Kohl: [ . . . ] First of all, we have to answer the question: why the fortieth anniversary? It is a surprising question that comes up again and again. I think it is very important that we stay with it for a second. The difference from the twentieth anniversary is that the twentieth was in 1965, and four-fifths of the people living at that time still had personal memories of the collapse, of Nazi barbarism, of the war, and all the misery. Today, two-thirds [of the people] have no personal memory at all. So, first of all, I think it is not a day of celebration at all.

[ . . . ] First observation: Adolf Hitler started the Second World War. With his regime, he brought terrible things upon the people in the name of Germany. Auschwitz, Treblinka, and Dachau and everything leading up to it stand for the suffering and misery of millions of people, and that cannot be erased from our history. We are the main culprits, about that there is no ... We as Germans, as the German people, must bear the full burden of history for the Second World War.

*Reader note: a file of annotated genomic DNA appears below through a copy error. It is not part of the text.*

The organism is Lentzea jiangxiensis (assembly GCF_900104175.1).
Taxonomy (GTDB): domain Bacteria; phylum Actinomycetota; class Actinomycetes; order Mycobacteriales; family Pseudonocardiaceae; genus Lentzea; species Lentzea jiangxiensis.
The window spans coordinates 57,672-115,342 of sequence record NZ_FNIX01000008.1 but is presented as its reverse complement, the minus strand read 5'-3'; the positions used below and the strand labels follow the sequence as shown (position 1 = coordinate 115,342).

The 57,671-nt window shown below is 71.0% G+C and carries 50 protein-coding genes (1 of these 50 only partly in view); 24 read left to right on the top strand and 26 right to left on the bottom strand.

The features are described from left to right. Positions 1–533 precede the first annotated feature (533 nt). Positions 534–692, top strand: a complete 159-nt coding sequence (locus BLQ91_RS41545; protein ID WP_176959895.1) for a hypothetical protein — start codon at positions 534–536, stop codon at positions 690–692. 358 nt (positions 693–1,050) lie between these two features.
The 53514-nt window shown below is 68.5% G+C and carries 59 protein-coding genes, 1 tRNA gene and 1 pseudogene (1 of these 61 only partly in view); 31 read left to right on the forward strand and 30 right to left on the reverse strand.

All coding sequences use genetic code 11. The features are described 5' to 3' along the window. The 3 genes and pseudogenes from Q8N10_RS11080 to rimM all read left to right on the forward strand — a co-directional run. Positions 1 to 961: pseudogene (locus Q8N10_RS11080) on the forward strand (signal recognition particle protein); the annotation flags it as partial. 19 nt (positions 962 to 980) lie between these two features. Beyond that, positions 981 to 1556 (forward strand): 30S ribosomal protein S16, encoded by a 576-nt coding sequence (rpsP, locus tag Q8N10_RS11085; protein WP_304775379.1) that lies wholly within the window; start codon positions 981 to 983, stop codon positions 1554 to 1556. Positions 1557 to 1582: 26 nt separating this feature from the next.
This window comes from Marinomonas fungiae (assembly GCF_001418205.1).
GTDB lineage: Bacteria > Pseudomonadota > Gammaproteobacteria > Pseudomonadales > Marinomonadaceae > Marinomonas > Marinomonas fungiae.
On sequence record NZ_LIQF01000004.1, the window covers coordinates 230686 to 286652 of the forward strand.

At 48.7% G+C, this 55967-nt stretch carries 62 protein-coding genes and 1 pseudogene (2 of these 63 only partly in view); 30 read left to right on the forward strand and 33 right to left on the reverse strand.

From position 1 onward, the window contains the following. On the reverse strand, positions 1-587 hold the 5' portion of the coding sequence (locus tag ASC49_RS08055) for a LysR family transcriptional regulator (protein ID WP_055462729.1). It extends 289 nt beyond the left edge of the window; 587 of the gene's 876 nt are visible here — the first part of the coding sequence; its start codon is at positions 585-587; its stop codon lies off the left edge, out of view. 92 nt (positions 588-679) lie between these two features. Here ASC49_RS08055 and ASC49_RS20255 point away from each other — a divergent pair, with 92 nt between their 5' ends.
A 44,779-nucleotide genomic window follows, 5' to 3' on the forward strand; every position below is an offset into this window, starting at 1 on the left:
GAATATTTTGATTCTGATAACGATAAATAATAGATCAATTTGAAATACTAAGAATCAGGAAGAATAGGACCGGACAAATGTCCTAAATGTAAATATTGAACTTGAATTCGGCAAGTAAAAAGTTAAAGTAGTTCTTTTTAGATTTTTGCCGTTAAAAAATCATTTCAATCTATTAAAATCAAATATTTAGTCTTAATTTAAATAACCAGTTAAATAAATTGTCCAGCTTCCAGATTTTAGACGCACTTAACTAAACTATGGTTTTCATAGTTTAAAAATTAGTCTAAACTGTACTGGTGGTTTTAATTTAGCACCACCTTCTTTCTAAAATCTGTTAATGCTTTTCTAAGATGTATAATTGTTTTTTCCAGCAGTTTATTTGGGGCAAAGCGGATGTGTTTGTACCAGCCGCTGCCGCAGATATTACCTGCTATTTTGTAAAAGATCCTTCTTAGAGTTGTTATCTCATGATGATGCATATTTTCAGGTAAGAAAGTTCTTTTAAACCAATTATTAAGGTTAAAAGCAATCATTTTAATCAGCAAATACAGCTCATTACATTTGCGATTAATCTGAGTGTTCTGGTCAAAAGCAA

But it is also true that this Second World War took place, for example, in the form, among other things, that Hitler and Stalin concluded a pact. It is also true that Poland was also occupied by the Russians after the invasion by the Germans, parts of Poland were occupied by the Soviet Union.

Footage (from West German television): 

Hitler's successor, Grand Admiral Dönitz, was without any sort of power base. The Allies were in charge. They then simply had him arrested.

Schnitzler: Everything that has just been said here corresponds to what is taught in school in the Federal Republic and to the presentation of history there. As regards historical fact—apart from Hitler’s crimes—none of it is tenable.

Grand Admiral Dönitz, whom Hitler had appointed as his successor as Führer and Reich Chancellor before his suicide, had not “simply been arrested by the Allies”: he had been allowed to form a “Reich government” under British protection in Flensburg—without Hitler, but with some Nazi ministers, even—and only persistent Soviet warnings and demands put an end to the Flensburg specter.